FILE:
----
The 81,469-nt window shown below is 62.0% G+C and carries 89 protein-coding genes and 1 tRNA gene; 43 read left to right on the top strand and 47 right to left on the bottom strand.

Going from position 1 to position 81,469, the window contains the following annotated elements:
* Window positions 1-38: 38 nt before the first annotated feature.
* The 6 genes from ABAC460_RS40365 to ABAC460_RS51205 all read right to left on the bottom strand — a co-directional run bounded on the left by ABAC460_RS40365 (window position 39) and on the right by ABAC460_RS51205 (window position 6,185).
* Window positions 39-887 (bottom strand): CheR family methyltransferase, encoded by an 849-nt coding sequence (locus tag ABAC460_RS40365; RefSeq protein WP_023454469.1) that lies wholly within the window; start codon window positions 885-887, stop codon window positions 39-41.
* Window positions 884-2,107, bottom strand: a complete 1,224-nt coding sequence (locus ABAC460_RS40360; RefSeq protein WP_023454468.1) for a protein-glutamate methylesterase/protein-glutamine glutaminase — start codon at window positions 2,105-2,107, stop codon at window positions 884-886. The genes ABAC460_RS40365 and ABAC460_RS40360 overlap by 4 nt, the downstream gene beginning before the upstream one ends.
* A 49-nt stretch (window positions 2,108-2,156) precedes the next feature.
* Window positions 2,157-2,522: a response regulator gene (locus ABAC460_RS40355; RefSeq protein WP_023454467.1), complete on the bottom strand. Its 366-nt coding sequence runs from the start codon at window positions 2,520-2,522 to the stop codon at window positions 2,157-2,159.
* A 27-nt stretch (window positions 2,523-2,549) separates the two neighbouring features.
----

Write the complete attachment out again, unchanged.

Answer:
The 81,469-nt window shown below is 62.0% G+C and carries 89 protein-coding genes and 1 tRNA gene; 43 read left to right on the top strand and 47 right to left on the bottom strand.

Going from position 1 to position 81,469, the window contains the following annotated elements:
* Window positions 1-38: 38 nt before the first annotated feature.
* The 6 genes from ABAC460_RS40365 to ABAC460_RS51205 all read right to left on the bottom strand — a co-directional run bounded on the left by ABAC460_RS40365 (window position 39) and on the right by ABAC460_RS51205 (window position 6,185).
* Window positions 39-887 (bottom strand): CheR family methyltransferase, encoded by an 849-nt coding sequence (locus tag ABAC460_RS40365; RefSeq protein WP_023454469.1) that lies wholly within the window; start codon window positions 885-887, stop codon window positions 39-41.
* Window positions 884-2,107, bottom strand: a complete 1,224-nt coding sequence (locus ABAC460_RS40360; RefSeq protein WP_023454468.1) for a protein-glutamate methylesterase/protein-glutamine glutaminase — start codon at window positions 2,105-2,107, stop codon at window positions 884-886. The genes ABAC460_RS40365 and ABAC460_RS40360 overlap by 4 nt, the downstream gene beginning before the upstream one ends.
* A 49-nt stretch (window positions 2,108-2,156) precedes the next feature.
* Window positions 2,157-2,522: a response regulator gene (locus ABAC460_RS40355; RefSeq protein WP_023454467.1), complete on the bottom strand. Its 366-nt coding sequence runs from the start codon at window positions 2,520-2,522 to the stop codon at window positions 2,157-2,159.
* A 27-nt stretch (window positions 2,523-2,549) separates the two neighbouring features.